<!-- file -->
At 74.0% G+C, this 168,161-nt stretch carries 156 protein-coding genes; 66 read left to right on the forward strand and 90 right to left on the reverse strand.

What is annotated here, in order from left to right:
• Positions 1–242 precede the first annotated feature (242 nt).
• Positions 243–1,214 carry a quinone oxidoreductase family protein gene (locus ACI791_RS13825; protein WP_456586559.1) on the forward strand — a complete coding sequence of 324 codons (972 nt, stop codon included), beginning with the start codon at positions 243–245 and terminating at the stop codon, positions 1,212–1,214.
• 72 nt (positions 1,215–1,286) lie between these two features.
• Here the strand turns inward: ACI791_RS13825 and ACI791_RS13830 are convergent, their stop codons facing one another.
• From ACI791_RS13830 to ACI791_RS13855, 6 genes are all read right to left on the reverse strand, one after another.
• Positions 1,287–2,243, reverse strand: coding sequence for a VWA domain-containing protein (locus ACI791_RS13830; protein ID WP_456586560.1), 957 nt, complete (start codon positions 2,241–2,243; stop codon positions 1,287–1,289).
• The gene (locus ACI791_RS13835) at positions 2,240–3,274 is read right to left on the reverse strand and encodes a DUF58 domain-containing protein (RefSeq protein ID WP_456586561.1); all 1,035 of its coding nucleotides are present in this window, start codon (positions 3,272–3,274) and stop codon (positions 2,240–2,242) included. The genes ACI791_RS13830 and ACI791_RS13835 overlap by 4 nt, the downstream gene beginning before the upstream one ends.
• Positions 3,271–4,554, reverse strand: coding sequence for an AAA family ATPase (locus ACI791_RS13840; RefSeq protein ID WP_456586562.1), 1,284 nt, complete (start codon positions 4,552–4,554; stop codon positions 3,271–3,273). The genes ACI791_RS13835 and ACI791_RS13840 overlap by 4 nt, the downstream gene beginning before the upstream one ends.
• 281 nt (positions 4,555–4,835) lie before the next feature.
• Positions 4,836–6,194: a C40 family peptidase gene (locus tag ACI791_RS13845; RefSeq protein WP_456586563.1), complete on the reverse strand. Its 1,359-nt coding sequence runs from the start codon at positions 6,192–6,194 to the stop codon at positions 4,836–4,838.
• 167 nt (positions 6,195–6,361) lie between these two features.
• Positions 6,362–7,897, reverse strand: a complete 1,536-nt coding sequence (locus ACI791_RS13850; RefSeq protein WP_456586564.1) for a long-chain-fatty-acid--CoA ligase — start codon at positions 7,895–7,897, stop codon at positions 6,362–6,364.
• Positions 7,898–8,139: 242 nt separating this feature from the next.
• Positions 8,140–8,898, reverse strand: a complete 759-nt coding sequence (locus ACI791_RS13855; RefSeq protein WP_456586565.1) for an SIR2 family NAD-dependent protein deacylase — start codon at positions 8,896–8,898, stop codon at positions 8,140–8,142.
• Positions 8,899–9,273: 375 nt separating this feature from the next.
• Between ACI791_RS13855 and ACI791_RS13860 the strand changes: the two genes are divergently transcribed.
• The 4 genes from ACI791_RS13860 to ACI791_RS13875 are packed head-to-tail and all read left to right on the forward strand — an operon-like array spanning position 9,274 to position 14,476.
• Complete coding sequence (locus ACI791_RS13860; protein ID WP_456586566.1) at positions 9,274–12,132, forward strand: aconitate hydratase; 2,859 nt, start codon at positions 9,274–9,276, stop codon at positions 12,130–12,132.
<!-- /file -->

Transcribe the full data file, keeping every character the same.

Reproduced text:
At 74.0% G+C, this 168,161-nt stretch carries 156 protein-coding genes; 66 read left to right on the forward strand and 90 right to left on the reverse strand.

What is annotated here, in order from left to right:
• Positions 1–242 precede the first annotated feature (242 nt).
• Positions 243–1,214 carry a quinone oxidoreductase family protein gene (locus ACI791_RS13825; protein WP_456586559.1) on the forward strand — a complete coding sequence of 324 codons (972 nt, stop codon included), beginning with the start codon at positions 243–245 and terminating at the stop codon, positions 1,212–1,214.
• 72 nt (positions 1,215–1,286) lie between these two features.
• Here the strand turns inward: ACI791_RS13825 and ACI791_RS13830 are convergent, their stop codons facing one another.
• From ACI791_RS13830 to ACI791_RS13855, 6 genes are all read right to left on the reverse strand, one after another.
• Positions 1,287–2,243, reverse strand: coding sequence for a VWA domain-containing protein (locus ACI791_RS13830; protein ID WP_456586560.1), 957 nt, complete (start codon positions 2,241–2,243; stop codon positions 1,287–1,289).
• The gene (locus ACI791_RS13835) at positions 2,240–3,274 is read right to left on the reverse strand and encodes a DUF58 domain-containing protein (RefSeq protein ID WP_456586561.1); all 1,035 of its coding nucleotides are present in this window, start codon (positions 3,272–3,274) and stop codon (positions 2,240–2,242) included. The genes ACI791_RS13830 and ACI791_RS13835 overlap by 4 nt, the downstream gene beginning before the upstream one ends.
• Positions 3,271–4,554, reverse strand: coding sequence for an AAA family ATPase (locus ACI791_RS13840; RefSeq protein ID WP_456586562.1), 1,284 nt, complete (start codon positions 4,552–4,554; stop codon positions 3,271–3,273). The genes ACI791_RS13835 and ACI791_RS13840 overlap by 4 nt, the downstream gene beginning before the upstream one ends.
• 281 nt (positions 4,555–4,835) lie before the next feature.
• Positions 4,836–6,194: a C40 family peptidase gene (locus tag ACI791_RS13845; RefSeq protein WP_456586563.1), complete on the reverse strand. Its 1,359-nt coding sequence runs from the start codon at positions 6,192–6,194 to the stop codon at positions 4,836–4,838.
• 167 nt (positions 6,195–6,361) lie between these two features.
• Positions 6,362–7,897, reverse strand: a complete 1,536-nt coding sequence (locus ACI791_RS13850; RefSeq protein WP_456586564.1) for a long-chain-fatty-acid--CoA ligase — start codon at positions 7,895–7,897, stop codon at positions 6,362–6,364.
• Positions 7,898–8,139: 242 nt separating this feature from the next.
• Positions 8,140–8,898, reverse strand: a complete 759-nt coding sequence (locus ACI791_RS13855; RefSeq protein WP_456586565.1) for an SIR2 family NAD-dependent protein deacylase — start codon at positions 8,896–8,898, stop codon at positions 8,140–8,142.
• Positions 8,899–9,273: 375 nt separating this feature from the next.
• Between ACI791_RS13855 and ACI791_RS13860 the strand changes: the two genes are divergently transcribed.
• The 4 genes from ACI791_RS13860 to ACI791_RS13875 are packed head-to-tail and all read left to right on the forward strand — an operon-like array spanning position 9,274 to position 14,476.
• Complete coding sequence (locus ACI791_RS13860; protein ID WP_456586566.1) at positions 9,274–12,132, forward strand: aconitate hydratase; 2,859 nt, start codon at positions 9,274–9,276, stop codon at positions 12,130–12,132.